The recent trials and tribulations of DeLand’s local toy store the Wily Owl, and their subsequent successful call for community support, bring up one of the most important concerns of small businesses Downtown.
Not everyone makes it out of the gaping maw of financial ruin. In truth, the story is familiar — in fact, Downtown DeLand was devastated by the rise of big-box stores in the mid-1980s, leading to the creation of a tax program that now pays for the MainStreet DeLand Association.
Then, of course, after the rise of big-box stores came the rise of Amazon and internet shopping.
Locals remember the empty storefronts and deserted streets. When I was a kid, we called it “Deadland.” The idea of winning “Best Little Main Street” was unthinkable. There was nothing to do, and nowhere to go.
Now almost everyone enjoys the large events thrown every year, better restaurants, and weird and unique finds.
It’s nice to go Downtown and not only be able to see the debris of what once was, but to see proof of life that is thriving and diverse and vibrant.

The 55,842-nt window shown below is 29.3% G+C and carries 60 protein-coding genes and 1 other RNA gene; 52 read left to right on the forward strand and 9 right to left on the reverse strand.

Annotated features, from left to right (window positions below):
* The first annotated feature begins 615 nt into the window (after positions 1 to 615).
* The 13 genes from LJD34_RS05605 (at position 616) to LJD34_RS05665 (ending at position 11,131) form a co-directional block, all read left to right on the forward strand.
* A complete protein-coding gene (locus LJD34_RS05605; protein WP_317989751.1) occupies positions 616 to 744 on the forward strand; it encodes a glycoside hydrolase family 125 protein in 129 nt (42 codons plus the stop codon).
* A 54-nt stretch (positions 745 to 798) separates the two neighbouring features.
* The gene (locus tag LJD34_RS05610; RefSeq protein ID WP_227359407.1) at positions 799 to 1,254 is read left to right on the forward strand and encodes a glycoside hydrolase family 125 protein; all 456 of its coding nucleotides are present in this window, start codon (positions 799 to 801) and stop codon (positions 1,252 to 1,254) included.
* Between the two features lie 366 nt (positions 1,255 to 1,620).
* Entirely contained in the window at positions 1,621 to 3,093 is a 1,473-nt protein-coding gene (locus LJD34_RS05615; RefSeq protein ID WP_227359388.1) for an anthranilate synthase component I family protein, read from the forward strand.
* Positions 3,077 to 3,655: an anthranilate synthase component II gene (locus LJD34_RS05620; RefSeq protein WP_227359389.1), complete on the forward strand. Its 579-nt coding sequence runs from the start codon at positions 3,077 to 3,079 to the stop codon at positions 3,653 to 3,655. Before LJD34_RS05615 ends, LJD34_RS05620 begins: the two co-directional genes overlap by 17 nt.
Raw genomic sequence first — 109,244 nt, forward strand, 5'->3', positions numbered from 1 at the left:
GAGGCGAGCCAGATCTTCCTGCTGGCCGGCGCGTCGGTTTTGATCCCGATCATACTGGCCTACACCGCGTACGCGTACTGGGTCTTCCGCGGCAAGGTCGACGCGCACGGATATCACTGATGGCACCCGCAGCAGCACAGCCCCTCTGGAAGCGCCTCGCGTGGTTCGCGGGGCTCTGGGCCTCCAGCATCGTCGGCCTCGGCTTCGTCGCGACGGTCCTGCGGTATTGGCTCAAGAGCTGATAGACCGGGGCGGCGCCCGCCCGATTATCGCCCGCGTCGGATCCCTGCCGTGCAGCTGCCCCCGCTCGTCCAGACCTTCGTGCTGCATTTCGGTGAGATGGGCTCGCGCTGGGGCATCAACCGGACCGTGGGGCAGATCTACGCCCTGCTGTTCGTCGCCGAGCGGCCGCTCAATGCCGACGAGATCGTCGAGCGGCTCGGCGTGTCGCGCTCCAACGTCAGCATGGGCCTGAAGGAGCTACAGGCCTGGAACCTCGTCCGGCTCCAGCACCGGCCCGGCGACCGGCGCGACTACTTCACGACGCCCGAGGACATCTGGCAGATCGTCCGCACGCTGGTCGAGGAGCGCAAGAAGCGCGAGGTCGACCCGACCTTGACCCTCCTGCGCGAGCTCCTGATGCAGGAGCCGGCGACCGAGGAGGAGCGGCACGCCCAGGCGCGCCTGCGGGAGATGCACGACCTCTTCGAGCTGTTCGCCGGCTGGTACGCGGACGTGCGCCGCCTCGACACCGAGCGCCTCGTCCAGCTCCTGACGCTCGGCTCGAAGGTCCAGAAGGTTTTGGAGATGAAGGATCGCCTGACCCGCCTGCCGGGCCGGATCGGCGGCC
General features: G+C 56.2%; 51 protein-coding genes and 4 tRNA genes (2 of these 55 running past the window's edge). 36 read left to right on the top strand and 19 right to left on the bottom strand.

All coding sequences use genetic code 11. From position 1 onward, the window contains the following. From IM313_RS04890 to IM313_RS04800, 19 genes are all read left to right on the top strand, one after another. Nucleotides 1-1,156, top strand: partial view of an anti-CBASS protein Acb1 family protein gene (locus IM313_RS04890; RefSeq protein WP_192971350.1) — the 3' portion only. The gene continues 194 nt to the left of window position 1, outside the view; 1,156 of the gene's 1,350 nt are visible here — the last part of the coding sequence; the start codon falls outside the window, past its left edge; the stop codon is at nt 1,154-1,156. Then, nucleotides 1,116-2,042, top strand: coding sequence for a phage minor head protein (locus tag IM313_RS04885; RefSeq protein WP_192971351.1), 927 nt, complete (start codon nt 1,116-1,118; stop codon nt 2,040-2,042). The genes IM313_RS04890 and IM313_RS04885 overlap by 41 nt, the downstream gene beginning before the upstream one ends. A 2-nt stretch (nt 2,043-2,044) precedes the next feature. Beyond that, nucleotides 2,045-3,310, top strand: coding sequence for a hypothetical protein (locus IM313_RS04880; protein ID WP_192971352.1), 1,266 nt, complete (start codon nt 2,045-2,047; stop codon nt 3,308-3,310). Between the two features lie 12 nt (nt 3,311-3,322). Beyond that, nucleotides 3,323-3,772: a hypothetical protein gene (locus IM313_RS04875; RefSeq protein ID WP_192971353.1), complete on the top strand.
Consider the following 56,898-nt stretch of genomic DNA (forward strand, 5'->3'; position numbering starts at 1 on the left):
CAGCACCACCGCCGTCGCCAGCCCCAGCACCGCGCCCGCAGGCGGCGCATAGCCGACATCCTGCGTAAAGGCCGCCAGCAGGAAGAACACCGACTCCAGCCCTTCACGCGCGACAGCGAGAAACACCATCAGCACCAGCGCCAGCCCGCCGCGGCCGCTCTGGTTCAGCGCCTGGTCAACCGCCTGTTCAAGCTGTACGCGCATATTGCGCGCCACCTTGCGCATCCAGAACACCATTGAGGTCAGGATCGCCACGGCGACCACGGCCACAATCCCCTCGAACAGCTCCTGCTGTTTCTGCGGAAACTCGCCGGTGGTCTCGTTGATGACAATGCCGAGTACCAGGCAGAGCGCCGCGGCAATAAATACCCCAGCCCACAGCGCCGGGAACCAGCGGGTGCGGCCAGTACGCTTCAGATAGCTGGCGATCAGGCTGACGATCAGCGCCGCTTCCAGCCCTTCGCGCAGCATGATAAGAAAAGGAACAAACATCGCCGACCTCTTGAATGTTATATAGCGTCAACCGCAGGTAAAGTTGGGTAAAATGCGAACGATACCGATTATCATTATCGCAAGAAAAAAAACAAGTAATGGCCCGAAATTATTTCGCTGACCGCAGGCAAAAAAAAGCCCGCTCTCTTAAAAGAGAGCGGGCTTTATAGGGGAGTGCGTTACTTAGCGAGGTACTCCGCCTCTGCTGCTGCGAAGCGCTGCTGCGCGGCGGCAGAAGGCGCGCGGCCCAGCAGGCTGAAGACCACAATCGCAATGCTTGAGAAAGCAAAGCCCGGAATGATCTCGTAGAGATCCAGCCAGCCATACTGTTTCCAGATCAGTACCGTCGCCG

It’s nice to show off the town to visitors, and to be able to be proud of it.
But businesses here aren’t all doing well.
Wily Owl is an example of an excellent toy store that for all intents and purposes should do well.
But philosophically, we’re still conditioned to shop outside of our neighborhood — to believe that the internet will have products cheaper.
The reason might really be more perception than fact — if you compared Wily Owl prices to those online, with few exceptions, it’s the same price or lower.
Indeed, small-business owners have to check their prices against those online and make sure they’re offering competitive rates. But it doesn’t matter if we just believe we’ll find it cheaper online.
Wily Owl is just an example of something every single business Downtown has to deal with — and not just in DeLand, but any local business in any small city. Orange City, Lake Helen, DeBary, Deltona and Pierson, are all fighting the same fight.
And ultimately, it’s not cheaper if the stores go out of business.
It’s not cheaper to have an unused storefront; it’s not cheaper to limit the number of jobs available.
And two-day delivery, and returning online orders — two essential perks to much online shopping — have a higher carbon footprint than in-store shopping. So it’s not cheaper for our planet either.
If we want businesses Downtown that contribute to tourism, the economy and our daily lives — the ones that didn’t exist when I was a kid — to stick around, then we can’t just support them with sentiments.
In short, shop local.